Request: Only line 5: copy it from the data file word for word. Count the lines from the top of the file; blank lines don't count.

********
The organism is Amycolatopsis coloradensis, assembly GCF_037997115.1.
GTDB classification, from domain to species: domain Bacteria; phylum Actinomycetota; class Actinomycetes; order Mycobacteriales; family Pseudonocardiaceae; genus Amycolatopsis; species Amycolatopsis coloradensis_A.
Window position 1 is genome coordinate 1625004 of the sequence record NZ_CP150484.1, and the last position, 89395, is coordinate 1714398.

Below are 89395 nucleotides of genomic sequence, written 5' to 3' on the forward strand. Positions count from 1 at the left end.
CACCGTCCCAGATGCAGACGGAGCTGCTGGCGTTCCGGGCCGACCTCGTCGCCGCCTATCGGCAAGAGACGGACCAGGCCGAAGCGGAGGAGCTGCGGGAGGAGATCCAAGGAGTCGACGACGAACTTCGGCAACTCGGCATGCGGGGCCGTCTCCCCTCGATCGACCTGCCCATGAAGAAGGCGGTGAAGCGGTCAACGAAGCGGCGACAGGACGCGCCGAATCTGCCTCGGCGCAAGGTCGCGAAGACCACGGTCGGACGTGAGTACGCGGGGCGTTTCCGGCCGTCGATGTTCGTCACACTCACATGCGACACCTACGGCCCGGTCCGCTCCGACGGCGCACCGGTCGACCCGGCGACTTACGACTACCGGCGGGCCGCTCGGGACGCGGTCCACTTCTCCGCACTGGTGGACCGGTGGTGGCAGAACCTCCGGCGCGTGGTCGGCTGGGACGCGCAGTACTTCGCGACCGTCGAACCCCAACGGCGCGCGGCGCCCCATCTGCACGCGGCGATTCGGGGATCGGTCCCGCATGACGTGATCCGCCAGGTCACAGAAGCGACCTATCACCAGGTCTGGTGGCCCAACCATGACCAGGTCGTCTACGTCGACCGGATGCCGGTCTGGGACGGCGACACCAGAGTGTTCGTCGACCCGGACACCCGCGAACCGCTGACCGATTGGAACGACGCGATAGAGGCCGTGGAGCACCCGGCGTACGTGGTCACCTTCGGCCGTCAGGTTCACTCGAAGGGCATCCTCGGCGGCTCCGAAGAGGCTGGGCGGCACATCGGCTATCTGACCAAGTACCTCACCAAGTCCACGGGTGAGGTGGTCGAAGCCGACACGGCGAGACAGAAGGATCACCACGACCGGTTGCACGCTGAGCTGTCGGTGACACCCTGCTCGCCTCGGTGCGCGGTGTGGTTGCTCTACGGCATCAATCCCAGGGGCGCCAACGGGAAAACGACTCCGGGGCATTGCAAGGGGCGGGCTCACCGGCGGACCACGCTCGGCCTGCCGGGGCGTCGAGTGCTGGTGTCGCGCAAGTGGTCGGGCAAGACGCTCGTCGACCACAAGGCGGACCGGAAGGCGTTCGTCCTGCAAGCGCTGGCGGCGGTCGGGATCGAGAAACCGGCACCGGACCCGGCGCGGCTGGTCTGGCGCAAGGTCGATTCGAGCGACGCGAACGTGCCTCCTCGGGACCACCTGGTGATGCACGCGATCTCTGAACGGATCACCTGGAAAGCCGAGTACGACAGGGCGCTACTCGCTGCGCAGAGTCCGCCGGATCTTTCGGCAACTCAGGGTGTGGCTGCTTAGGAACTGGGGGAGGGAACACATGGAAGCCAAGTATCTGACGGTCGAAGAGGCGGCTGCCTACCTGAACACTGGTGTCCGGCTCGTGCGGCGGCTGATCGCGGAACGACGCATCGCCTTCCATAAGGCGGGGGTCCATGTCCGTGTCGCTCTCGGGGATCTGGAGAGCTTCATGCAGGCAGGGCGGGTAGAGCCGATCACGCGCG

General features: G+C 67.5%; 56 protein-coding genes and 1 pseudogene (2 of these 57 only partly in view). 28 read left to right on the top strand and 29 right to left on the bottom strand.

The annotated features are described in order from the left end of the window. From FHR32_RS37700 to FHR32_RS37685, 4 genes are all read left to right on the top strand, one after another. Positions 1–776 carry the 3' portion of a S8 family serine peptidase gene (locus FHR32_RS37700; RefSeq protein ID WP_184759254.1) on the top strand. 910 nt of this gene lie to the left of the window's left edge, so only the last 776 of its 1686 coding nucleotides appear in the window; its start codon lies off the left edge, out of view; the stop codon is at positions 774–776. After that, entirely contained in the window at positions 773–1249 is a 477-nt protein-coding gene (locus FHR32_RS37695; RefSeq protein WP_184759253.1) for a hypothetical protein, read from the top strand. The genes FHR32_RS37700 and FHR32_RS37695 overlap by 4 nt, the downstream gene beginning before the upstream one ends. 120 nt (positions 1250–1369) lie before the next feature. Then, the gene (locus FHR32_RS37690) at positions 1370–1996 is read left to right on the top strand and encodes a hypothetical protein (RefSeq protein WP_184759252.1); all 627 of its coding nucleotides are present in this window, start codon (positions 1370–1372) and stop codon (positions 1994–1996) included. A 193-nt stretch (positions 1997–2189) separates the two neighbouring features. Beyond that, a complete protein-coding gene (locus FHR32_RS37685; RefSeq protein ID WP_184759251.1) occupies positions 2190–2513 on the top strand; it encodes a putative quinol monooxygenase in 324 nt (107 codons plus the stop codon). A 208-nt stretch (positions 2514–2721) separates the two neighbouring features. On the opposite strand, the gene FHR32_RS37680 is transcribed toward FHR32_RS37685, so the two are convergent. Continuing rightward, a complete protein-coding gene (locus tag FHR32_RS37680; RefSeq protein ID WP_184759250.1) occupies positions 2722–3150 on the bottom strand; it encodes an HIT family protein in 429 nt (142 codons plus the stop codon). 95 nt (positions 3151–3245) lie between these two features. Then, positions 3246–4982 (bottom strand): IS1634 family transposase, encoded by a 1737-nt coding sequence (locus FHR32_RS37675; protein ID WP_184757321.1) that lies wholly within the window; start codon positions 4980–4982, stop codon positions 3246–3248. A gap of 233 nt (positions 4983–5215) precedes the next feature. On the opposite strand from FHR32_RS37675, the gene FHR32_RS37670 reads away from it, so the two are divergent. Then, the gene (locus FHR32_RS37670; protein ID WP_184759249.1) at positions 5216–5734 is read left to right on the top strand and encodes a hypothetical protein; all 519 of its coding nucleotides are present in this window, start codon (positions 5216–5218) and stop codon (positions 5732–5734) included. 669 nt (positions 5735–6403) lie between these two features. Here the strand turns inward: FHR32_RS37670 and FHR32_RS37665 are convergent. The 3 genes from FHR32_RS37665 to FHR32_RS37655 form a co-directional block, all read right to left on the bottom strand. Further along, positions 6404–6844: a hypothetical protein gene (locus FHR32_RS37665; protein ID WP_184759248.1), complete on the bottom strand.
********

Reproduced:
CACCGTCCCAGATGCAGACGGAGCTGCTGGCGTTCCGGGCCGACCTCGTCGCCGCCTATCGGCAAGAGACGGACCAGGCCGAAGCGGAGGAGCTGCGGGAGGAGATCCAAGGAGTCGACGACGAACTTCGGCAACTCGGCATGCGGGGCCGTCTCCCCTCGATCGACCTGCCCATGAAGAAGGCGGTGAAGCGGTCAACGAAGCGGCGACAGGACGCGCCGAATCTGCCTCGGCGCAAGGTCGCGAAGACCACGGTCGGACGTGAGTACGCGGGGCGTTTCCGGCCGTCGATGTTCGTCACACTCACATGCGACACCTACGGCCCGGTCCGCTCCGACGGCGCACCGGTCGACCCGGCGACTTACGACTACCGGCGGGCCGCTCGGGACGCGGTCCACTTCTCCGCACTGGTGGACCGGTGGTGGCAGAACCTCCGGCGCGTGGTCGGCTGGGACGCGCAGTACTTCGCGACCGTCGAACCCCAACGGCGCGCGGCGCCCCATCTGCACGCGGCGATTCGGGGATCGGTCCCGCATGACGTGATCCGCCAGGTCACAGAAGCGACCTATCACCAGGTCTGGTGGCCCAACCATGACCAGGTCGTCTACGTCGACCGGATGCCGGTCTGGGACGGCGACACCAGAGTGTTCGTCGACCCGGACACCCGCGAACCGCTGACCGATTGGAACGACGCGATAGAGGCCGTGGAGCACCCGGCGTACGTGGTCACCTTCGGCCGTCAGGTTCACTCGAAGGGCATCCTCGGCGGCTCCGAAGAGGCTGGGCGGCACATCGGCTATCTGACCAAGTACCTCACCAAGTCCACGGGTGAGGTGGTCGAAGCCGACACGGCGAGACAGAAGGATCACCACGACCGGTTGCACGCTGAGCTGTCGGTGACACCCTGCTCGCCTCGGTGCGCGGTGTGGTTGCTCTACGGCATCAATCCCAGGGGCGCCAACGGGAAAACGACTCCGGGGCATTGCAAGGGGCGGGCTCACCGGCGGACCACGCTCGGCCTGCCGGGGCGTCGAGTGCTGGTGTCGCGCAAGTGGTCGGGCAAGACGCTCGTCGACCACAAGGCGGACCGGAAGGCGTTCGTCCTGCAAGCGCTGGCGGCGGTCGGGATCGAGAAACCGGCACCGGACCCGGCGCGGCTGGTCTGGCGCAAGGTCGATTCGAGCGACGCGAACGTGCCTCCTCGGGACCACCTGGTGATGCACGCGATCTCTGAACGGATCACCTGGAAAGCCGAGTACGACAGGGCGCTACTCGCTGCGCAGAGTCCGCCGGATCTTTCGGCAACTCAGGGTGTGGCTGCTTAGGAACTGGGGGAGGGAACACATGGAAGCCAAGTATCTGACGGTCGAAGAGGCGGCTGCCTACCTGAACACTGGTGTCCGGCTCGTGCGGCGGCTGATCGCGGAACGACGCATCGCCTTCCATAAGGCGGGGGTCCATGTCCGTGTCGCTCTCGGGGATCTGGAGAGCTTCATGCAGGCAGGGCGGGTAGAGCCGATCACGCGCG